Two articles that deal with one’s political views and biology. The first was comes from Ted.com and features psychologist Jonathan Haidt who spoke on The real difference between liberals and conservatives. Haidt identified five primary categories of moral values: 1) Harm/Care (includes compassion), 2)Fairness/Reciprocity, 3)In-group/Loyalty, 4) Authority/Respect, 5) Purity/Sanctity. He then looked at studies which show which of these values those who are socially/morally liberal or conservative honor the most. Interestingly cross cultural studies throughout the world show the same basic patterns. Both liberals and conservatives highly value the same ideals surrounding Harm/Care and Fairness/Reciprocity. These items might be somehow basic human values – the values which have allowed humans to socialize and form cities and nations. But conservatives much more highly value Loyalty, Authority and Purity than do liberals.
Haidt says that change and progress – which require paying less honor to loyalty, authority and purity – are driven by people who have a different set of values. He uses the information to say that instead of liberals and conservatives seeing each other in an adversarial fashion, they might come to see the value in what they each contribute to society and to being human. Liberals drive change, improvement, technology because they feel less loyalty to what is, to who is in power, to what others consider good or valuable. Conservatives work to keep humanity together by defining limits of acceptability. Both contribute to us being more human and better social beings.
As one small aside – though social conservatives much more highly value purity than do liberals, Haidt notes that while this may be true when it comes to sex, contemporary liberals have come to form their own sense of purity – what we put in out bodies (right foods, drinks, etc) and liberals can be extremely puritanical when it comes to politically correct foods and drink.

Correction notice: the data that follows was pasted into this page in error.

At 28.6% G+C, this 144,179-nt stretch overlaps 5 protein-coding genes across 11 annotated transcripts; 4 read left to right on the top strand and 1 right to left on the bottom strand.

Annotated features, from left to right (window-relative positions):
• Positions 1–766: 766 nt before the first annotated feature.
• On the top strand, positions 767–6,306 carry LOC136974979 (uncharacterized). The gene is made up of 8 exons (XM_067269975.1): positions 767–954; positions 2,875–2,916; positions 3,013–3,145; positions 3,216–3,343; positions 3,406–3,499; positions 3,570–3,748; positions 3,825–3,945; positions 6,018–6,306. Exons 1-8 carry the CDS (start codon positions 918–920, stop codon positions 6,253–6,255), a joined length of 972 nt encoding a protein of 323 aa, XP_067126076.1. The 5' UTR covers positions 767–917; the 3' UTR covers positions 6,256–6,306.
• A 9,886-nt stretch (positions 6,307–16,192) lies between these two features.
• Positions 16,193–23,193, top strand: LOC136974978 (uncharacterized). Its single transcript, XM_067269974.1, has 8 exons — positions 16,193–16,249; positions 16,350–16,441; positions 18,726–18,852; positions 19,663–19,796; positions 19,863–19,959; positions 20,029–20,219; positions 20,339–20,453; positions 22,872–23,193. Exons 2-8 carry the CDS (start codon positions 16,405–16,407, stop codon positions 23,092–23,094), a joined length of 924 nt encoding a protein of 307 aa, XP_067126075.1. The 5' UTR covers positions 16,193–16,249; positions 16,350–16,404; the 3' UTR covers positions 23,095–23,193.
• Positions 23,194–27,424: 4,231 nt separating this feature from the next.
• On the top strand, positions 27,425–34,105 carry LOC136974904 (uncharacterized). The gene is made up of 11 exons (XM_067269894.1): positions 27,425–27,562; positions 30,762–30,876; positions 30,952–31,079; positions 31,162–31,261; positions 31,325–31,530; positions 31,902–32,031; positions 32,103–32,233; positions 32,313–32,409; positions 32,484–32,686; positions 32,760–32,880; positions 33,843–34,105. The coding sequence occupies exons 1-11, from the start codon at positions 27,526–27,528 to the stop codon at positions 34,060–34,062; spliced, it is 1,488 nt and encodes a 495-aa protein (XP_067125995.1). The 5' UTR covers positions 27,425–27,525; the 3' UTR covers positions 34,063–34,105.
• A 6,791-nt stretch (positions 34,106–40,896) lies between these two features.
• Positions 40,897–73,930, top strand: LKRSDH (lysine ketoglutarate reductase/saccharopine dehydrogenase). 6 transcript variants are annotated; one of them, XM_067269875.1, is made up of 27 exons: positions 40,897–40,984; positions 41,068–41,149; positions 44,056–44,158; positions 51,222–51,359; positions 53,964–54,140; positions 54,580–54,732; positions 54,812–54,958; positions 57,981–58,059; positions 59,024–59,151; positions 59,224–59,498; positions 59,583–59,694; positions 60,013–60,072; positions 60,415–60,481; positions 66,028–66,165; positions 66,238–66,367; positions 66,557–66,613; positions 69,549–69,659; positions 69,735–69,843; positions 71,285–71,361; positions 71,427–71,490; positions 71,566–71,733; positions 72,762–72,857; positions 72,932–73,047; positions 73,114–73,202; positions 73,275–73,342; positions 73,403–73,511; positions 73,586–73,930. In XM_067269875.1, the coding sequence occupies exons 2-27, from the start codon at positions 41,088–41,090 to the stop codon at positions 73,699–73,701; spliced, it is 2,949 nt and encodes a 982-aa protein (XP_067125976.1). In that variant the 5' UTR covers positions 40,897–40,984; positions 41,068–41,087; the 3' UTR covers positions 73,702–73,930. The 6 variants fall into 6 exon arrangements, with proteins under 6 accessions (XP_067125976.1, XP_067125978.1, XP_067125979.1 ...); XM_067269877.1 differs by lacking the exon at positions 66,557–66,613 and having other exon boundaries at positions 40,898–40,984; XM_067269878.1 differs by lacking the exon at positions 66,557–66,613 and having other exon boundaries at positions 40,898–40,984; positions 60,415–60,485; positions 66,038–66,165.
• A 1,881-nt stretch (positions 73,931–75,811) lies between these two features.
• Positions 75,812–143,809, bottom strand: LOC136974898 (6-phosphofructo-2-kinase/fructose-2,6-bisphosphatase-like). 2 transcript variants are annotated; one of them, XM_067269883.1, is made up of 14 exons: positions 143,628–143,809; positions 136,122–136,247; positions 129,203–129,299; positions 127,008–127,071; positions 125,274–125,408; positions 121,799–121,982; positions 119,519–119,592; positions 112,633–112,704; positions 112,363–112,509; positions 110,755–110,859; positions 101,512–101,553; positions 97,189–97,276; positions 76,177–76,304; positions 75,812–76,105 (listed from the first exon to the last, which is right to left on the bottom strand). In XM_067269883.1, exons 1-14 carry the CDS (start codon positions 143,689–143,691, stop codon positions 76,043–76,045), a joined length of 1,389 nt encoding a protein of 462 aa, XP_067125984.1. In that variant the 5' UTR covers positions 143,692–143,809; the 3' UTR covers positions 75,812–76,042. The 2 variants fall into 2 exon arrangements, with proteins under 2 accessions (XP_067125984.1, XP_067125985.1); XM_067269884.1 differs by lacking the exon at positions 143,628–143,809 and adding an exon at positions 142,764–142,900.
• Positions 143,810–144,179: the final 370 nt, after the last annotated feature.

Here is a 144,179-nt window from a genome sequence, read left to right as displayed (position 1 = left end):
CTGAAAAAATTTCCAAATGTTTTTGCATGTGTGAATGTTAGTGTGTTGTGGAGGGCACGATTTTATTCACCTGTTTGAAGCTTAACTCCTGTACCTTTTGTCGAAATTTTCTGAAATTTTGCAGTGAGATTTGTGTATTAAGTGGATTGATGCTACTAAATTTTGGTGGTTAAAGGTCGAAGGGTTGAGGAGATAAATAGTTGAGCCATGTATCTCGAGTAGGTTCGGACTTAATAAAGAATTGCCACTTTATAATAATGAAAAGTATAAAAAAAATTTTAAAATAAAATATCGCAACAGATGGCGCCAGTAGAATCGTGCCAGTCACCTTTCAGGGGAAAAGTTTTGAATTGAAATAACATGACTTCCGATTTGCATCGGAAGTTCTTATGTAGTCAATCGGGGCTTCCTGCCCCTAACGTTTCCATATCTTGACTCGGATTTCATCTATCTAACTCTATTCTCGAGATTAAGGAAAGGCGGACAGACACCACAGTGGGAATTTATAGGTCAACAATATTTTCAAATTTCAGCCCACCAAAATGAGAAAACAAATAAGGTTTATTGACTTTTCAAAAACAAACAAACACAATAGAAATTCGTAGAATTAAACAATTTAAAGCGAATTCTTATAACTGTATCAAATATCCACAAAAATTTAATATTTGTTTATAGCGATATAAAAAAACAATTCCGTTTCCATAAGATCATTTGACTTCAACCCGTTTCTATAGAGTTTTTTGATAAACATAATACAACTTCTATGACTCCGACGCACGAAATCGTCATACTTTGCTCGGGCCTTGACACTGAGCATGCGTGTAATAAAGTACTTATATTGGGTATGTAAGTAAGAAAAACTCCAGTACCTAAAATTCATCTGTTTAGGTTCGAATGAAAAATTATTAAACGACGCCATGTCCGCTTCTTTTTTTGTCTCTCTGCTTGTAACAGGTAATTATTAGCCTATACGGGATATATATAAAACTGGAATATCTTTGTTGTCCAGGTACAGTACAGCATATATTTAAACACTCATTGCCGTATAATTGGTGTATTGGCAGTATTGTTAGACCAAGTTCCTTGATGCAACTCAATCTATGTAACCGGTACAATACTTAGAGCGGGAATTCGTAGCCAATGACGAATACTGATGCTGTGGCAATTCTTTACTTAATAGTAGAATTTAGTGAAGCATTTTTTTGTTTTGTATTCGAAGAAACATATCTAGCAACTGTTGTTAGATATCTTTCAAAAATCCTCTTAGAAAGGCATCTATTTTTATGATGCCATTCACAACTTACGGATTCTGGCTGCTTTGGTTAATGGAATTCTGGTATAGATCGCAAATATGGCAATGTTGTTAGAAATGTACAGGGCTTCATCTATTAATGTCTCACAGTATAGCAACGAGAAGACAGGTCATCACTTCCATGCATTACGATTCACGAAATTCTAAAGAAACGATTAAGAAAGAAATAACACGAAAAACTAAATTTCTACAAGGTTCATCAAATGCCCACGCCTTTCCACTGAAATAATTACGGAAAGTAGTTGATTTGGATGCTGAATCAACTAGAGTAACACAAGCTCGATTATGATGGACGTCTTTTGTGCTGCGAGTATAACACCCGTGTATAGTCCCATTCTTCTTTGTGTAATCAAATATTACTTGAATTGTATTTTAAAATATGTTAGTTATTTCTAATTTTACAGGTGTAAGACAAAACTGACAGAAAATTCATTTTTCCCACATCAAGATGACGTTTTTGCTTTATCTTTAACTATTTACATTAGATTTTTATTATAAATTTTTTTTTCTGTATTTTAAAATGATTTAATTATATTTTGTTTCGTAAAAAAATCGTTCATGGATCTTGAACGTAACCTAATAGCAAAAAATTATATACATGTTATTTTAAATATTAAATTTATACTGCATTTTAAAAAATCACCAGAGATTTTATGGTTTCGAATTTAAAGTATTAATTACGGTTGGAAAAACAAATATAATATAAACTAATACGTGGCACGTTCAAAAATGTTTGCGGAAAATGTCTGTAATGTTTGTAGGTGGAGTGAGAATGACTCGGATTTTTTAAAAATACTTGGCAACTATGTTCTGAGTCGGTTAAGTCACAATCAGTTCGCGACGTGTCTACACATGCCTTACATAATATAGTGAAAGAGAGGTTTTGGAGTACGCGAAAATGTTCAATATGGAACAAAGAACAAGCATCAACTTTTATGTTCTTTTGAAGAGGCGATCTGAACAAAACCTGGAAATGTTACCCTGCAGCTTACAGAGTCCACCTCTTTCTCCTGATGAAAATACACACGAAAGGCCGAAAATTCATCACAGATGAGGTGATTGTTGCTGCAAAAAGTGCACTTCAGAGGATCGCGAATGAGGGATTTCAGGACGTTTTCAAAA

The second article connecting politics and biology was aired on National Public Radio’s Morning Edition 19 September 2008: Could Political Views be Driven by Biology? In a study done of people with strong political convictions, University of Nebraska researcher John Hibbing said his team could quite accurately predict political affiliation by the way people reacted to alarming images and sounds. Conservatives reacted more strongly to threats than did liberals. Interpreting the data proves a bit trickier. The transcript of the audio article reads:
Hibbing and his colleagues found that they could predict what a person’s political beliefs would be based on how strongly the person’s body responded to the alarming images and sounds, according to a report in the journal Science.
“Those people who seemed to have a stronger reaction to threat were more likely to favor things like military spending, the death penalty, the Patriot Act,” says Hibbing.
He doesn’t think this study means that conservatives are essentially scaredy-cats.
“I think it’s just as easy to say that liberals are naive, and they don’t get it. They don’t understand it’s a dangerous world,” Hibbing says.
5 thoughts on “What Biology Says About Your Politics”
Did you ever do Haigt’s tests?
I did, and I think his conclusions are highly suspect, and not warranted by the data. It is a highly secularised view of morality.
Based on the actual questions asked in the tests, I think a more valid conclusion might be that conservatives would be more likely to support totalitarian governments, like those of Stalin and Hitler, and that if respect for authority and loyalty overrode the inhibition against doing harm, they would be quite likely to think that massacring opponents of the government was OK. The Truth and Reconciliation Commission in South Africa showed that.
Fr Alexander Schmemann pointed out that obedience in itself is not a virtue. Adolf Eichmann claimed as a defence that he was “obeying orders” when he sent a million people to their deaths. Obedience inj love is a virtue, but Haigt paid not attention to love as a source or foundation of moral virtue. I therefore suspect that his whole research project is dangerously anti-Christian.
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In response to Steve, I’d say any value taken to extreme can become problematic. Maybe the importance of human nature containing multiple values that differ is that they balance eachother.
If anyone is interested, here is a Haidt article that is annotated with notes about spiral dynamics.
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